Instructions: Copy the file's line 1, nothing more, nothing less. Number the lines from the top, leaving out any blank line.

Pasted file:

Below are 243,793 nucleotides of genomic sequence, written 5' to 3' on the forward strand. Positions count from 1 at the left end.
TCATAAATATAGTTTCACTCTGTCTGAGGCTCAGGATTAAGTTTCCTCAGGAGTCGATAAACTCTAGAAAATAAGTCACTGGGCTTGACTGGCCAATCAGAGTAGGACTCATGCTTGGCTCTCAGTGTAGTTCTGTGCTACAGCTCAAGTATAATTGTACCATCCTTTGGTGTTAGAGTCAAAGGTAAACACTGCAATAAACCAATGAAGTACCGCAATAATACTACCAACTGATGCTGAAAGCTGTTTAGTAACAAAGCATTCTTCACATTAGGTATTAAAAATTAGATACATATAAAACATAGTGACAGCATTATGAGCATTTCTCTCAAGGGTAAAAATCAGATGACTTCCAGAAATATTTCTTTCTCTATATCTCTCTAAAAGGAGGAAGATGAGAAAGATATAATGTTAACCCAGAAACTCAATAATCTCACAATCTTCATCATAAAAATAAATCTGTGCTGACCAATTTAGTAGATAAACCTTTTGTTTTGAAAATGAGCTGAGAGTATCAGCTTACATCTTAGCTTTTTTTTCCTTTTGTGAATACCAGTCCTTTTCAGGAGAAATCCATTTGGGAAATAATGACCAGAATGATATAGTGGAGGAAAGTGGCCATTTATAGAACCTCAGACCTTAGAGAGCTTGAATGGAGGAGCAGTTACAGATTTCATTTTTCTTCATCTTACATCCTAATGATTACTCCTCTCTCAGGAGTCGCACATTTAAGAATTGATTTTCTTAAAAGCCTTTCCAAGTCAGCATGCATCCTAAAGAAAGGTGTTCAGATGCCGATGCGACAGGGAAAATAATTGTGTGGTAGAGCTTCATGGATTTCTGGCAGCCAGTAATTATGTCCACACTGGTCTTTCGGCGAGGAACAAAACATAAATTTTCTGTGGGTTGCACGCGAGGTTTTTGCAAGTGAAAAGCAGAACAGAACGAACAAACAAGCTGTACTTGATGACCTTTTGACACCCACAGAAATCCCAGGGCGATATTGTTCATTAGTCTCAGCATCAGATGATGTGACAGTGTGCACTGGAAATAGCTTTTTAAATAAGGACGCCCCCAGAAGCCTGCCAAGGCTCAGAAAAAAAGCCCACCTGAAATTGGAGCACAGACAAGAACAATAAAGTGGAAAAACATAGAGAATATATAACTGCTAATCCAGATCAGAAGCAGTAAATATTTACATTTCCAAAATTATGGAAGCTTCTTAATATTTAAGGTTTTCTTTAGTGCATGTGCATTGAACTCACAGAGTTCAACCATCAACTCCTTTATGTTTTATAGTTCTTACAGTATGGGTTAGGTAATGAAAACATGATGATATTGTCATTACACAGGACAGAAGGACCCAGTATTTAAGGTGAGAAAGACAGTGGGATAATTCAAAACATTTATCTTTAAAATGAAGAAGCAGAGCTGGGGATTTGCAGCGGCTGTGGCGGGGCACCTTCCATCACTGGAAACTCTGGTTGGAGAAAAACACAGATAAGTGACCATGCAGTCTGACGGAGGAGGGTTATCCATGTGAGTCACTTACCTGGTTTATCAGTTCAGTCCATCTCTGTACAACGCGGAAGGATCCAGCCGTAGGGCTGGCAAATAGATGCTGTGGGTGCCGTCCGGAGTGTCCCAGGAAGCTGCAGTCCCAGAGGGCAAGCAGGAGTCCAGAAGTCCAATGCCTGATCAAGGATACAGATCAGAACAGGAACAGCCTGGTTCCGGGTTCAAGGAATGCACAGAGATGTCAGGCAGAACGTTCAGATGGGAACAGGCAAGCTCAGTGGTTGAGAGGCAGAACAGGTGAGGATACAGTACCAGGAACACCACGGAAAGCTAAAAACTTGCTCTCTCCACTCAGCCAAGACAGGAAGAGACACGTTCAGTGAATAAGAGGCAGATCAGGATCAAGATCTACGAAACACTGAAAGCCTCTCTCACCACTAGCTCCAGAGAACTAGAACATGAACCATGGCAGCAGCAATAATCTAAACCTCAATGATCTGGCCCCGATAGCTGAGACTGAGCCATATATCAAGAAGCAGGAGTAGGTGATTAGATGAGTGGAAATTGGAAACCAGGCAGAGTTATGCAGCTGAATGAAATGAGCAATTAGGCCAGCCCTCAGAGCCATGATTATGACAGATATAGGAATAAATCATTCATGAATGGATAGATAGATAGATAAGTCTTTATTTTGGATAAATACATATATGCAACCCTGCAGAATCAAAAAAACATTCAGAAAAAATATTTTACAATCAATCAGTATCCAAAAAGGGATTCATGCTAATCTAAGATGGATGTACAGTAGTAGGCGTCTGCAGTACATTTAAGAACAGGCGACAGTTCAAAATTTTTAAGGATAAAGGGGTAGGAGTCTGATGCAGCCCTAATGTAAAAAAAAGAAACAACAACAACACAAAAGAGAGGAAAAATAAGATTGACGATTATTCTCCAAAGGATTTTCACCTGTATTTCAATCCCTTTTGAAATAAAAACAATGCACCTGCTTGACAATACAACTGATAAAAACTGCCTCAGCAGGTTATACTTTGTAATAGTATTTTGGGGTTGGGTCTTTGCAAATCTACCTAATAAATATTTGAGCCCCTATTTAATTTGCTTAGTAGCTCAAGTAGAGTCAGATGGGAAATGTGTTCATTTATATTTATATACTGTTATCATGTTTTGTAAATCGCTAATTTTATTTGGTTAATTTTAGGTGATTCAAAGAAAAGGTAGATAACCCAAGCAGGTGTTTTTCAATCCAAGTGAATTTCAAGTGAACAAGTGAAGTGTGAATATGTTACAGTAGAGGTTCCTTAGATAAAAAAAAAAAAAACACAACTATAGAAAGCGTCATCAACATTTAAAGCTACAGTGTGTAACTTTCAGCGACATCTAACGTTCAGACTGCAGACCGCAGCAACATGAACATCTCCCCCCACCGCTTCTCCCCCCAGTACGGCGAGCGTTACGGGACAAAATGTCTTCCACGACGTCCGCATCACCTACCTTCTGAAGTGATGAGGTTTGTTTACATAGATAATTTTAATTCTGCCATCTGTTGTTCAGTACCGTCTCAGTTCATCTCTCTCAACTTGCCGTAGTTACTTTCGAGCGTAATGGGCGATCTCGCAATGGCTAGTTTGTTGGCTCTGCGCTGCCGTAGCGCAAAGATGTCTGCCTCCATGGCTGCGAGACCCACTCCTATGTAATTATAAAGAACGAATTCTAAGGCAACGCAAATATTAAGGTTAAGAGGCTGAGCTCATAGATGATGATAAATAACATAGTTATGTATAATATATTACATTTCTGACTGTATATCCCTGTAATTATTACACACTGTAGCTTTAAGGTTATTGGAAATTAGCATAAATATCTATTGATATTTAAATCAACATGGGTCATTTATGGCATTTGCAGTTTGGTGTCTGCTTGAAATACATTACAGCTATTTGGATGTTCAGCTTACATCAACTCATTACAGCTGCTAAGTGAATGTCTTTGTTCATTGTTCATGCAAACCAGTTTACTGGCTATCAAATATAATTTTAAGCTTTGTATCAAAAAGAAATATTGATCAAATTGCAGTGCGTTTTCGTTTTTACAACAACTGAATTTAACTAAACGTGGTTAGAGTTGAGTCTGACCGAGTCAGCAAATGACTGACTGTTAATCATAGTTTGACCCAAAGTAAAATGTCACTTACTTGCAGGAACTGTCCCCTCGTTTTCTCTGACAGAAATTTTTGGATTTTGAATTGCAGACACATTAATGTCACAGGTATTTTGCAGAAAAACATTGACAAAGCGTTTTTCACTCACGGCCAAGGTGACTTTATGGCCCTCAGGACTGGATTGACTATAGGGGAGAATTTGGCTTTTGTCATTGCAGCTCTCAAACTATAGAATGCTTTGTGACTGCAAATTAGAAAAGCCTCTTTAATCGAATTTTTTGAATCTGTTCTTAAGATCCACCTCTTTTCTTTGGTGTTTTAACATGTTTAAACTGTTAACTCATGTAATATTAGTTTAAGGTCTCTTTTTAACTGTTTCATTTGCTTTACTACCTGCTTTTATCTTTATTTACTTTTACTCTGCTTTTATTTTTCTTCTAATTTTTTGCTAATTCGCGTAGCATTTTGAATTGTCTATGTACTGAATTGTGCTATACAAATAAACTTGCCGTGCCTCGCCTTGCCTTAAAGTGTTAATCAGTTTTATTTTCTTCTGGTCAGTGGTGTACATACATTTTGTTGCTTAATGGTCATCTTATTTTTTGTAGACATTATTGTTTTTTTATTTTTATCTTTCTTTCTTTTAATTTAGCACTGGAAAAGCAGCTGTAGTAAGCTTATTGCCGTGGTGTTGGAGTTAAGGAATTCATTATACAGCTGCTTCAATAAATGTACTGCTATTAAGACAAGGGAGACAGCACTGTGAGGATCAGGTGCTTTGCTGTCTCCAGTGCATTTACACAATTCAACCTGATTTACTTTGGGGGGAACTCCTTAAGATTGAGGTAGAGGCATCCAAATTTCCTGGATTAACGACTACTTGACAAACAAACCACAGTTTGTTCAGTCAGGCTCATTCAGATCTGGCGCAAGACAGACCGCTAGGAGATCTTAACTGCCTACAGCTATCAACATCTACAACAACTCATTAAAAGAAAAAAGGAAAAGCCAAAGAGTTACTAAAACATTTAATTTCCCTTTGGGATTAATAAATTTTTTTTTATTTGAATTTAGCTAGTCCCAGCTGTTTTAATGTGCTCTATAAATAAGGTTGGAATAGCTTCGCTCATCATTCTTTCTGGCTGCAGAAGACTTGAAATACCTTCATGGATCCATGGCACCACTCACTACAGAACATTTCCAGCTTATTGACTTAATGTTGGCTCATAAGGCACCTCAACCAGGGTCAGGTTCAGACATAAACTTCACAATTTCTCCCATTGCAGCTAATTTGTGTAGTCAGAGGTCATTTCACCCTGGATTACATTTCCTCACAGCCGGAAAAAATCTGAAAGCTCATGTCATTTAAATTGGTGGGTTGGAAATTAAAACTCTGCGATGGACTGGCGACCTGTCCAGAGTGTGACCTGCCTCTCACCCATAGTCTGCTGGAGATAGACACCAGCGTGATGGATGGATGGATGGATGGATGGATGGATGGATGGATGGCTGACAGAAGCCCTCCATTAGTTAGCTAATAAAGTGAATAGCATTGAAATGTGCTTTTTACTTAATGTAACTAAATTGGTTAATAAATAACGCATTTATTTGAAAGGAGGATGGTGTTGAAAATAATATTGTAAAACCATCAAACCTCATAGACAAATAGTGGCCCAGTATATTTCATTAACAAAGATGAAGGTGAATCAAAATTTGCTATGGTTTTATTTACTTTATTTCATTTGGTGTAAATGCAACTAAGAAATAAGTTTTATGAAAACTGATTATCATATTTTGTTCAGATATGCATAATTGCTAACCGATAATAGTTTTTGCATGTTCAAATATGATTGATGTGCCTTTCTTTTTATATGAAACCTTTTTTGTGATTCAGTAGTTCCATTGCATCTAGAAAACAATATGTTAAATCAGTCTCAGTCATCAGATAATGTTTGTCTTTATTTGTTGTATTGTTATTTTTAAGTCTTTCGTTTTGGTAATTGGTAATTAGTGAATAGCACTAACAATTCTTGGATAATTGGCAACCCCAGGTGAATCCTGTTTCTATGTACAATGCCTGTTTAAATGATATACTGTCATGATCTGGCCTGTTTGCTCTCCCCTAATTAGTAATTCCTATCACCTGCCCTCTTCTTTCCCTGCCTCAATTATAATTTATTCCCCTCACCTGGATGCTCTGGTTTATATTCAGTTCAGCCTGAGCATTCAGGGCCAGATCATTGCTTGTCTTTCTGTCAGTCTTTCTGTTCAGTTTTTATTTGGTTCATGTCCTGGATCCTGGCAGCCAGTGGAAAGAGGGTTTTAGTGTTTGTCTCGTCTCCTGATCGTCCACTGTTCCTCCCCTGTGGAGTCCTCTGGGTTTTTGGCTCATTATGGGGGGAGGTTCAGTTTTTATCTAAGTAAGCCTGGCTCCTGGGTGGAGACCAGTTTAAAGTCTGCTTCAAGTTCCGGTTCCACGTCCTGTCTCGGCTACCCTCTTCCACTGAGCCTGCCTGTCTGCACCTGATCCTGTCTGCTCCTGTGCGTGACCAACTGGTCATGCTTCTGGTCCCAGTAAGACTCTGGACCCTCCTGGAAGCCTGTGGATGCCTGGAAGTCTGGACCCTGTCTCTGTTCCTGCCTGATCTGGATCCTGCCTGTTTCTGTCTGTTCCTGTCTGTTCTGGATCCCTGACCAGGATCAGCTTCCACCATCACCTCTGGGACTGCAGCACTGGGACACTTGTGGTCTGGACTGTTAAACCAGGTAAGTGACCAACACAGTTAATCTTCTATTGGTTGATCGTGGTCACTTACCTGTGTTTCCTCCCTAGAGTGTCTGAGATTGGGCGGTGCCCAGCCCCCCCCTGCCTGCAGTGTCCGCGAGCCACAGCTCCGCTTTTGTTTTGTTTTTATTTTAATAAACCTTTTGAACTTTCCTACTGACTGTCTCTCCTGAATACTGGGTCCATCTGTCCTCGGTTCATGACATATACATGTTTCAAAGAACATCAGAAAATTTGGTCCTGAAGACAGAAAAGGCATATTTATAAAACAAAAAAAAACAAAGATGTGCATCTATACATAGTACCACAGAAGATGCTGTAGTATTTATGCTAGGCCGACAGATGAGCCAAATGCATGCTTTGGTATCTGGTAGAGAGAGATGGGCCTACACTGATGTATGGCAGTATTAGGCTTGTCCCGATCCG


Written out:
Below are 243,793 nucleotides of genomic sequence, written 5' to 3' on the forward strand. Positions count from 1 at the left end.